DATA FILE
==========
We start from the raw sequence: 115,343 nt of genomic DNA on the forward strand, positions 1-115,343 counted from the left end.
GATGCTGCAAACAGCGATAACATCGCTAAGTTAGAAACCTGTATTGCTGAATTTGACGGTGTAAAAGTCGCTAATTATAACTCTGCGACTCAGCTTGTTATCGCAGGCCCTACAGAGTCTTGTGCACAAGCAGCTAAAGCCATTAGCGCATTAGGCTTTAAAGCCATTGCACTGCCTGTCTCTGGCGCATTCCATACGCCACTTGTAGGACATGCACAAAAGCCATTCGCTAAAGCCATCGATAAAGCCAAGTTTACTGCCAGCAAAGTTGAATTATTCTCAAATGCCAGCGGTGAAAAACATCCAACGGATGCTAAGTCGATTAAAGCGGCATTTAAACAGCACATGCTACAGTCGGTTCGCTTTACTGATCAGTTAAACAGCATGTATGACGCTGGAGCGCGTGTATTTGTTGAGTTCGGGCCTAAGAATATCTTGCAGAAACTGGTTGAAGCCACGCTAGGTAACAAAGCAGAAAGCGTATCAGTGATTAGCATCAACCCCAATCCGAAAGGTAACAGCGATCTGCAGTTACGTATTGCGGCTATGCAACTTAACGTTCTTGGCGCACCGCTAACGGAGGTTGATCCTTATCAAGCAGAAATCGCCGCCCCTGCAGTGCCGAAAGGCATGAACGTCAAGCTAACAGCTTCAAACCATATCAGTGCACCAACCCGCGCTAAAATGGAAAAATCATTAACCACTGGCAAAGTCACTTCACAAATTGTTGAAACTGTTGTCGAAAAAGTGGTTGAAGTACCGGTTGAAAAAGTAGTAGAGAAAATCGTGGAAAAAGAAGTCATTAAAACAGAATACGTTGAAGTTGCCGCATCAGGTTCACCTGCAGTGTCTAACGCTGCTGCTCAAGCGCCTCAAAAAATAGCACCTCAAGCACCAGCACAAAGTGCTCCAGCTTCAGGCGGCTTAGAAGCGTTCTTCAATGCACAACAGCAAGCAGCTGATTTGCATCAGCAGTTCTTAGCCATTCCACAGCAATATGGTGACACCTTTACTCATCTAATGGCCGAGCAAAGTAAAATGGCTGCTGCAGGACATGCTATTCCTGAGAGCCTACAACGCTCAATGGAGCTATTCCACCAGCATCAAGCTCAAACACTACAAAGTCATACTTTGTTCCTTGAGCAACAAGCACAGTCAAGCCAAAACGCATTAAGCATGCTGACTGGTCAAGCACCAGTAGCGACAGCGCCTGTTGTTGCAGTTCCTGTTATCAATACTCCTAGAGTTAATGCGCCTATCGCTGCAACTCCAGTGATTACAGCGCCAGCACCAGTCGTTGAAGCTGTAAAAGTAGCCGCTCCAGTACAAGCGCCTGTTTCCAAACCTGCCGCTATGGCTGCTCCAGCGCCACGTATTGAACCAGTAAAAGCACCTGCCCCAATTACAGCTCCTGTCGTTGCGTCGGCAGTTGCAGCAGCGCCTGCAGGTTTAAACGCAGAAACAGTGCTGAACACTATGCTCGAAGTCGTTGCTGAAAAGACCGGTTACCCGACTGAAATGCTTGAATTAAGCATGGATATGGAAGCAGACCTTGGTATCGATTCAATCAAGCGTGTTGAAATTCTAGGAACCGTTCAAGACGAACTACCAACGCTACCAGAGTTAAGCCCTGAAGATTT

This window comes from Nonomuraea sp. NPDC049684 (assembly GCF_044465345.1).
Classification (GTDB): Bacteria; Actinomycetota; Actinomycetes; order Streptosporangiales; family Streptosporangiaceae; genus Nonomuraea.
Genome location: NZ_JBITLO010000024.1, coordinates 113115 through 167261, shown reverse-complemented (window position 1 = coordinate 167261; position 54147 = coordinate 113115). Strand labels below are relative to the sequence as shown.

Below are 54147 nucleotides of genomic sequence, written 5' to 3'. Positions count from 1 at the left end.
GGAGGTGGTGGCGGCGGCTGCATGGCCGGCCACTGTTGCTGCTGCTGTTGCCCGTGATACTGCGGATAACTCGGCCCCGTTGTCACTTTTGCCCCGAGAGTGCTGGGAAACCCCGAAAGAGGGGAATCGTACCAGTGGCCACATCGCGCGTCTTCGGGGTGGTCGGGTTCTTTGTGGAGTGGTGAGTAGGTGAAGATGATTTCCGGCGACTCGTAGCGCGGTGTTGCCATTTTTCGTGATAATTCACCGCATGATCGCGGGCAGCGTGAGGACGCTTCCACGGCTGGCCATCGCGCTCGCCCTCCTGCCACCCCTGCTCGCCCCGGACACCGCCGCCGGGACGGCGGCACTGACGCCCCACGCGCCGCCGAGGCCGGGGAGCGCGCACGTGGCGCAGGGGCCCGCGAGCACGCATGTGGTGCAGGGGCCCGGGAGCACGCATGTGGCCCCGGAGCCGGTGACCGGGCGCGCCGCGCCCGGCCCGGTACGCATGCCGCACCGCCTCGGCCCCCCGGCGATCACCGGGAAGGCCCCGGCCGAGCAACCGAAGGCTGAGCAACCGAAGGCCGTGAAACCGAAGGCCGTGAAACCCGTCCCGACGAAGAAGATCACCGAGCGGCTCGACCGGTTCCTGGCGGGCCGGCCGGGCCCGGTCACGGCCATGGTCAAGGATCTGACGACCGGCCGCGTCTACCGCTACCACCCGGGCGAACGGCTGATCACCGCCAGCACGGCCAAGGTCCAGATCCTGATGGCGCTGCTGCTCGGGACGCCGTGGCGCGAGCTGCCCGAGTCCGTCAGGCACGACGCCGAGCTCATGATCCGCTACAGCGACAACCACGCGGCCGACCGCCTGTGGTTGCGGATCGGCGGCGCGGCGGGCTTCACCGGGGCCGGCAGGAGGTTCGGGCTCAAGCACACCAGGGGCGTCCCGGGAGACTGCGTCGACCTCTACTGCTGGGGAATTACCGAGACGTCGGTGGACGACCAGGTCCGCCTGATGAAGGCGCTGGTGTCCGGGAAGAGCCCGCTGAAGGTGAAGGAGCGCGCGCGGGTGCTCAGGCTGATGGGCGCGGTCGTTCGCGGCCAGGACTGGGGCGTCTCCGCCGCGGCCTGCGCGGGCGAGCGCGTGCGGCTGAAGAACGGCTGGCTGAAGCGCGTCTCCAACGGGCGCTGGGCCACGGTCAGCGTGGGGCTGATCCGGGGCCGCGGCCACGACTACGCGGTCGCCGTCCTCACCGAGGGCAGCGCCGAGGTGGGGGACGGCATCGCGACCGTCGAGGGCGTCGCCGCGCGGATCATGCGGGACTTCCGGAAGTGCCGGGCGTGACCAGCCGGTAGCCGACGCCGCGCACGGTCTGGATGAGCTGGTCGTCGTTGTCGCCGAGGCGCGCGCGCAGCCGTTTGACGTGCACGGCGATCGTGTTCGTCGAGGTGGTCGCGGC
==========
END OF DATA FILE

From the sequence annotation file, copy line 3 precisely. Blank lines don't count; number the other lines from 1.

This window comes from Nonomuraea sp. NPDC049684 (assembly GCF_044465345.1).